Brian
Guest
Brian
3 years 21 days ago

The vesting options part is something that was understated. There’s more value than meets the eye.

Tom G
Guest
3 years 21 days ago

Another reason for not blowing it all up: The Phillies are due for a new TV contract in 2015. They want to be able to show cable companies that they are trying to put a winning product on the field every year.

Richie
Guest
Richie
3 years 21 days ago

Not so sure re 2015, if that’s when it actually gets negotiated again. Then they’ve got to keep this jalopy going for another 2 seasons, not just the one.

I suspect you’re still right. Just you could also thus argue for tearing it down right here right now, in hopes of getting the worst behind you now and hopefully having something to show come 2015.

evanwins
Guest
evanwins
3 years 20 days ago

” you could argue for tearing it down right here right now, in hopes of getting the worst behind you now and hopefully having something to show come 2015.”

Ridiculous. The cycle in baseball is too long for a 2 year turnaround on a rebuild. However, finishing with a protected draft pick puts you in a tremendously better position for turnaround and maintaining future goals.

Bill
Guest
Bill
3 years 20 days ago

Boston did it. Granted the situations are completely different. The Phillies have a lot more dead money and weaker farm system. Athough, if they could have pawned off Papelbon and Howard on some team, they might be able to something. Of course, Adrian Gonzales and Carl Crawford were better players signed to better contracts than Paps and Howard.

dovif
Guest
dovif
3 years 20 days ago

The problem is that this team is declining so quickly that it is not inconceivable that this is a 60 win team by next year. The Marlins have a better run differential then the Phillies

Brian
Guest
Brian
3 years 20 days ago

I don’t know why this argument persists. It doesn’t really make much sense. If they win now at the expense of future projection (which occurs from the opportunity cost of the prospects they could have traded for, no matter how non-elite they may have been)then they would be HURTING their TV deal, not helping it.

The TV companies know better than to pay for 2013’s attendance/viewership in 2015. If the future outlook is bleak for 2015 and beyond, the TV deal is going to be greatly affected, regardless of what happens in 2013 and 2014. The results of 2013 and 2014 are irrelevant in determining the TV contract’s value.

Kevin
Guest
Kevin
3 years 21 days ago

You just perfectly summed up my thoughts on the contract, Dave. I don’t understand why so many Phillies fans I’ve seen are complaining about the deal. I understand the need to get younger, but with all of the bad contracts on this team, RAJ has handcuffed himself to this roster and there’s not much he can do about it now. Gotta just keep moving forward at this point.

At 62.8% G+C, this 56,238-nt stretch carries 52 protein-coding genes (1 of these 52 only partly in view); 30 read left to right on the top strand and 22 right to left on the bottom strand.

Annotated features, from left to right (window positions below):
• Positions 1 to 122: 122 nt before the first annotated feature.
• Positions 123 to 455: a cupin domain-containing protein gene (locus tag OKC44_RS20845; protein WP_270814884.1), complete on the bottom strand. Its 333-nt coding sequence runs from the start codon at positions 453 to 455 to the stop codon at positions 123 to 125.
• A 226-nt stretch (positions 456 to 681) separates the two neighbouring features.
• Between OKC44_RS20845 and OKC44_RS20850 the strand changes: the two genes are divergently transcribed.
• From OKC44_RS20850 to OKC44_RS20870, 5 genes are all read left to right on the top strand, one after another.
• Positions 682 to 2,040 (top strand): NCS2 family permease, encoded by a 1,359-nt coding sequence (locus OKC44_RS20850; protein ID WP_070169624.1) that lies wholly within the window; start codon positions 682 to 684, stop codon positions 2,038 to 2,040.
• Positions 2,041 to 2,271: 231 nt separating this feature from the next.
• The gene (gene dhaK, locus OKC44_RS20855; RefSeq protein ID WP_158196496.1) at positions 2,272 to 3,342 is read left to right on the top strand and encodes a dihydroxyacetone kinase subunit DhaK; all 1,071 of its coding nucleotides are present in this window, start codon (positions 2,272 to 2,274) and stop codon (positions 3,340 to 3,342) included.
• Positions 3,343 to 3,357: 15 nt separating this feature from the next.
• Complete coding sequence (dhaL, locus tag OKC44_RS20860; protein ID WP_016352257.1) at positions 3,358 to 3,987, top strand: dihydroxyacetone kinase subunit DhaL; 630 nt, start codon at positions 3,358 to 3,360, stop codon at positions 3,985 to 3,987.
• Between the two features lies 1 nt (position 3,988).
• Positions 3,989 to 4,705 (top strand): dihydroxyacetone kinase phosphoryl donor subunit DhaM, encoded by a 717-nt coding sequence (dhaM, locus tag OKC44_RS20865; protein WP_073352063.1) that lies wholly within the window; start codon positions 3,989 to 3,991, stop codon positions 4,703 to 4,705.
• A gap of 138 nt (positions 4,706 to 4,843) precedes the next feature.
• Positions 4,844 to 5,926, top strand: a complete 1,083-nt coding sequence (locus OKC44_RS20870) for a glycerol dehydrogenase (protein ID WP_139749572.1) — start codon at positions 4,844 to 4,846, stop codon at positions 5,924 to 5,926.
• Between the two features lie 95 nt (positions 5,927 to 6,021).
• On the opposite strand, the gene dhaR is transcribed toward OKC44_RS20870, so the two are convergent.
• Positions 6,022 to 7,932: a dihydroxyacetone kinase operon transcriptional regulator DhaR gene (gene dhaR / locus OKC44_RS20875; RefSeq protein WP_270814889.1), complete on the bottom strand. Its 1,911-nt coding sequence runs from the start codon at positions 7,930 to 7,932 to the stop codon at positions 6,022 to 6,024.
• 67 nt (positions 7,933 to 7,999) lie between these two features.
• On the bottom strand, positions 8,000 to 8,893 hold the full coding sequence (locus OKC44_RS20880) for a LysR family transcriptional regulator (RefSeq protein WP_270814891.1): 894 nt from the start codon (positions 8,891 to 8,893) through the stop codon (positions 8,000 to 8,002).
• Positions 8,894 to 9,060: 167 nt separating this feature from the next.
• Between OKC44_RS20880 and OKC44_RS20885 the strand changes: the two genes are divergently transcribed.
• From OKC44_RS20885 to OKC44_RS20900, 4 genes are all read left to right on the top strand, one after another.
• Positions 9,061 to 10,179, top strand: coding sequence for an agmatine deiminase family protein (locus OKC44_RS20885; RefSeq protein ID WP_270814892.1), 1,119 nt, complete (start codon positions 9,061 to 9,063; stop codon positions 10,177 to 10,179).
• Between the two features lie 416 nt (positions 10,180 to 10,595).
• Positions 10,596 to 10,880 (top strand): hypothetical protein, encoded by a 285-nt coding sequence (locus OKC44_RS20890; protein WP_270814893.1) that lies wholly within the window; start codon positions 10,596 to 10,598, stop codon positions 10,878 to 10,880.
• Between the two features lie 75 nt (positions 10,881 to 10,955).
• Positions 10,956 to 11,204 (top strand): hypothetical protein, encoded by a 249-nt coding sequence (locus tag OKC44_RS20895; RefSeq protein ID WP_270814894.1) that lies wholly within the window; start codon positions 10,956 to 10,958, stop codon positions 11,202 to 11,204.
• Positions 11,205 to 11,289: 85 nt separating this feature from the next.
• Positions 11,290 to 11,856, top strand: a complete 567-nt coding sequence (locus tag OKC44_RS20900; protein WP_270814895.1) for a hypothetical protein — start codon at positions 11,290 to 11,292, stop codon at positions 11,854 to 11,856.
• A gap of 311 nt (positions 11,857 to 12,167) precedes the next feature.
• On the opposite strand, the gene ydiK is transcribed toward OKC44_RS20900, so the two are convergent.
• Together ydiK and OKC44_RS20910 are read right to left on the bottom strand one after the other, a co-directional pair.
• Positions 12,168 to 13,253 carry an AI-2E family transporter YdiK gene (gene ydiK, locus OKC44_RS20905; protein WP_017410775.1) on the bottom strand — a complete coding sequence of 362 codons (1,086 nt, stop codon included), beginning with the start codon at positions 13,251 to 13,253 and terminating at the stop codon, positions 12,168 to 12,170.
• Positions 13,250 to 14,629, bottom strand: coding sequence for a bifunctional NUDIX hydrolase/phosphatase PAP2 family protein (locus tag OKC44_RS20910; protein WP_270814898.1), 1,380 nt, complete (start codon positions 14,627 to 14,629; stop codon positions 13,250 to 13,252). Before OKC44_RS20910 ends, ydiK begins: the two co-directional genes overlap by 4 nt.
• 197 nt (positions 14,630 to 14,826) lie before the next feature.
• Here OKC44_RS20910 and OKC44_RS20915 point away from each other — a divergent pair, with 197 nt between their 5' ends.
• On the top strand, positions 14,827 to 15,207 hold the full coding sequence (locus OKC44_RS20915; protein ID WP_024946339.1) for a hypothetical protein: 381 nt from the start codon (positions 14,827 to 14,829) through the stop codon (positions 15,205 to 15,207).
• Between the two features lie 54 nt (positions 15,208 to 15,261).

Not to mention Chase is the leader of this Phillies team and one of the hardest working guys in baseball. You want to rebuild? Not a bad idea to have a guy like Chase on the team to show your young guys how to play the game the right way and prepare at this level.

chuckb
Guest
chuckb
3 years 21 days ago

I can’t imagine why a Phillies fan would hate this deal. It’s a great deal from the Phillies perspective. They should complain about the Papelbon and Howard contracts, not this one.

Phillies Fan
Guest
Phillies Fan
3 years 21 days ago

Don’t worry, we do complain about those two.

Bronnt
Member
Bronnt
3 years 21 days ago

Yeah, this is a really good deal. Any team would love to have Chase Utley at $13.5 million per season, even with his injury risks.

dovif
Guest
dovif
3 years 20 days ago

I think it would be a really good deal for a contender, it is just a ok deal for Phillies.

It means they miss out on prospects that could have been traded for and the development of a 2B that might be part of the next winning team in Philadelphia

The part I am unsure about this analysis is that a lot of Utley’s value seem to be tied to UZR and defence matric are more variable then hitting ones. Also does defense ability ages well at a position like 2B, or will injuries and aging means that Utley will not be a plus defender in the next few years. I am not so sure that will be a good deal at the end of the contract

martin short
Guest
martin short
3 years 20 days ago

as a phillies fan, i’m upset about the deal because of his degenerative knees. no way utley gets on the field for more than 100 games either of the next two seasons. he’s a great guy and our city loves him, but enough with these contracts

Richie
Guest
Richie
3 years 21 days ago

Exactamundo. Other than you should capitalize ‘Rubicon’, so people know it is (was?) a real river.

Now that aging vets are priced properly so that you just don’t get much at all for them prospect-wise, it’s sometimes best to hang onto them, reap the (admittedly-mild) attendance gains you get from keeping them, and take another shot at contention. Even if it doesn’t work, the following year, maybe some job-desperate GM gives you a much better price for one of your pieces.

I think the “pot committed” concept might help people see this. Good metaphor choice.

Jay29
Member
Jay29
3 years 21 days ago

He doesn’t have to be an ironman who plays everyday to make this a worthy investment.

Sorry, Dave, I gotta do it.

Chase Utley would be an everyday player if he played every day.

TKDC
Guest
TKDC
3 years 21 days ago